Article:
WASHINGTON -- Army recruiting is facing "significant challenges" in the current economic climate in its mission to find young Americans qualified for service.
Increasing obesity rates and declining academic qualifications among young people are driving down the number of Americans eligible for service, according to Maj. Gen. Allen Batschelet, commanding general of the U.S. Army Recruiting Command at Fort Knox, Kentucky.
Batschelet spoke to reporters Thursday in a conference call.
"We've been trying to get the word out here that the all-volunteer force and the great service it has provided the country over the last 40-something years is at some risk, due to multiple factors, many of them being societal," he said.
Despite the recruiting challenges, the command is optimistic it can achieve the strategic priorities laid out by Chief of Staff of the Army Gen. Ray Odierno, Batschelet said.
Achieving Odierno's vision of Force 2025 is going to require "continued and perhaps enhanced or reinvigorated investment in the all-volunteer force to get that quality," he said.
Only three out of 10 Americans in the 17-to-24 age group are currently eligible for the Army, Batschelet said. That eligibility number, he said, could fall to two out of 10 Americans in that age group by 2020, primarily driven by the obesity rates.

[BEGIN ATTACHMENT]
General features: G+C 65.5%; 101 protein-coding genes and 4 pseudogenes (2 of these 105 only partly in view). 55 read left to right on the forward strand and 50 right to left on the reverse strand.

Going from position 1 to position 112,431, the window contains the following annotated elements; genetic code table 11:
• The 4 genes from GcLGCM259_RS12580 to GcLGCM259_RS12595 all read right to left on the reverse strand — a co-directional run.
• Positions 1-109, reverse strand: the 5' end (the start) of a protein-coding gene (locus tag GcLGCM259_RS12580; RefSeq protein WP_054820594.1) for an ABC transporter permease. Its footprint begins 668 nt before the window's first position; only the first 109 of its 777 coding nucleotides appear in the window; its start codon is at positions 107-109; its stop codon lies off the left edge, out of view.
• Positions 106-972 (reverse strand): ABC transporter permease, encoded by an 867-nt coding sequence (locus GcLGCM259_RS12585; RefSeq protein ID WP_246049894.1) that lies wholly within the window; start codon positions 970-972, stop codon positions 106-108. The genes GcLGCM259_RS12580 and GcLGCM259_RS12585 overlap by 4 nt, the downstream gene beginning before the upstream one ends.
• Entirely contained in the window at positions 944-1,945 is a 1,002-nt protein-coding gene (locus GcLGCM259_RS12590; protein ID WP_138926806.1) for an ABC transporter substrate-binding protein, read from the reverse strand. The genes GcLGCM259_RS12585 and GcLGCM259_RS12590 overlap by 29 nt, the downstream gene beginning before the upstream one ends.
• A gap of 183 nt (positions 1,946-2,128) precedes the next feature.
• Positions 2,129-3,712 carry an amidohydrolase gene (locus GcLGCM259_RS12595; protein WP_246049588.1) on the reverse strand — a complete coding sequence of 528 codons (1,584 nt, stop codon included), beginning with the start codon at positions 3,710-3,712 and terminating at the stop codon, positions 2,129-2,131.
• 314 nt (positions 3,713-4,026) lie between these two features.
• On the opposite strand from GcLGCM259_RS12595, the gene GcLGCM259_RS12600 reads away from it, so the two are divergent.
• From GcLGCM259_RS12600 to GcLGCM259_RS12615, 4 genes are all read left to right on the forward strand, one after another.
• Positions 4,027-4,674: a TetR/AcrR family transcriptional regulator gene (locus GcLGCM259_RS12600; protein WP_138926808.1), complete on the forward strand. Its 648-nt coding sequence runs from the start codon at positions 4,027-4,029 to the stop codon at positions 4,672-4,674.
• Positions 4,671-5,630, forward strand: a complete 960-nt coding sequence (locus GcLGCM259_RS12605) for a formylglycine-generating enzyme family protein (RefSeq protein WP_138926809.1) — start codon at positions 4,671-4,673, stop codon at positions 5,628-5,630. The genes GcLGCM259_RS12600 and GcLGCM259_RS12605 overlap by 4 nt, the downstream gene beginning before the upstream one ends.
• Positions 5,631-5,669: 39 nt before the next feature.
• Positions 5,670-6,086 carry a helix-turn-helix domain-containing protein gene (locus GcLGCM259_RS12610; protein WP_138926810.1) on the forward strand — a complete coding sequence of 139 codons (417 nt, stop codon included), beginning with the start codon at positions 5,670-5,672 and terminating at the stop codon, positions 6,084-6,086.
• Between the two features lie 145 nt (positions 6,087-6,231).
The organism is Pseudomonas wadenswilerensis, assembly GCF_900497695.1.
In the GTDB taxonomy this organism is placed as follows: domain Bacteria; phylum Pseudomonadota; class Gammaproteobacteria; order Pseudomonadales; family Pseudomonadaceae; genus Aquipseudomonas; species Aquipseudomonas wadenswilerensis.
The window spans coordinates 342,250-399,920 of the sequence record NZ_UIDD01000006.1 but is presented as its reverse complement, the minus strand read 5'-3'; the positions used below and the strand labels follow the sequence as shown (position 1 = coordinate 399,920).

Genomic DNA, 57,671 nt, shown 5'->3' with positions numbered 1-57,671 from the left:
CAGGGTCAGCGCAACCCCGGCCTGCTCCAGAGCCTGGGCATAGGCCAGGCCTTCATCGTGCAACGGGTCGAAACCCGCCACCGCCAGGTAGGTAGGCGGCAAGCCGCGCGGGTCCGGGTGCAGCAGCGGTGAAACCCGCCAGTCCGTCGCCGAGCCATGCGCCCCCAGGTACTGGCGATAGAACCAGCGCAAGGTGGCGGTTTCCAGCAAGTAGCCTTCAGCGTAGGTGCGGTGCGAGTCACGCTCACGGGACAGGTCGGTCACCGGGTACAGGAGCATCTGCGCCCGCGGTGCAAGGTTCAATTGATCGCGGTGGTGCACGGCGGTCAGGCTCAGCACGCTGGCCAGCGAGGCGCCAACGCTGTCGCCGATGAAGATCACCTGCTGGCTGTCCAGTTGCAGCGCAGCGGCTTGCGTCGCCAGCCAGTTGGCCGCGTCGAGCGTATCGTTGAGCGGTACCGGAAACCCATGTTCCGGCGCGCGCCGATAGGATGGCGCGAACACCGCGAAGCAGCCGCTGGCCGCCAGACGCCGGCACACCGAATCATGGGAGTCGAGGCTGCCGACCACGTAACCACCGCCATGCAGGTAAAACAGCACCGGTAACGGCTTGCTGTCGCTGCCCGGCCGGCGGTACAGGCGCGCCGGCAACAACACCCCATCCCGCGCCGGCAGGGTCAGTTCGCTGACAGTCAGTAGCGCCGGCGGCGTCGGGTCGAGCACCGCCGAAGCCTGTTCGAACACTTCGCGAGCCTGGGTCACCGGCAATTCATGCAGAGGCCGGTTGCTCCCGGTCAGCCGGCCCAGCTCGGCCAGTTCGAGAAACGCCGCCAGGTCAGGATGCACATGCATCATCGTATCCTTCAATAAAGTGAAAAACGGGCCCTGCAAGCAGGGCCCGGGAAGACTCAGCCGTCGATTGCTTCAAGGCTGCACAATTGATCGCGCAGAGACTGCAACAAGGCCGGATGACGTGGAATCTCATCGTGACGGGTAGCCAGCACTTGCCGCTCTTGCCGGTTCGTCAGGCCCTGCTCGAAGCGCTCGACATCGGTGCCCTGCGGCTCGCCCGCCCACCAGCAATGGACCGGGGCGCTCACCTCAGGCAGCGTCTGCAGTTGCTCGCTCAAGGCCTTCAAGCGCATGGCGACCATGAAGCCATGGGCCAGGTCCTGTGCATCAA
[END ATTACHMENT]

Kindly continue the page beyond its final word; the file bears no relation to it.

Other factors for ineligibility include past criminal behavior and declining high school graduation rates, he said.
Recruiting operates in a challenging fiscal environment with "declining resources that are available to the Army," he said.
"People are expensive," he said, and more potential recruits want to know about the future of compensation and if an Army career can provide a good quality of life.
"As the economy is beginning to improve, youth unemployment is going down and we are finding ourselves in a competition for high-quality talent," he said.
The Army is investing in modernizing how it goes about recruiting, he said. It continues to highlight the good pay and benefits, and continues to reach out to school and education groups to inform them about "all of the potential careers that one can have inside of the Army."
He notes that all military services, not just the Army, have seen an "erosion of willingness" from schools to let military recruiters in to talk to young people.
Despite all the challenges, he said, there are "some very bright signs on the horizon that we're going to be successful in getting the quality and the volume that we seek in order to deliver on the chief's vision of Force 2025."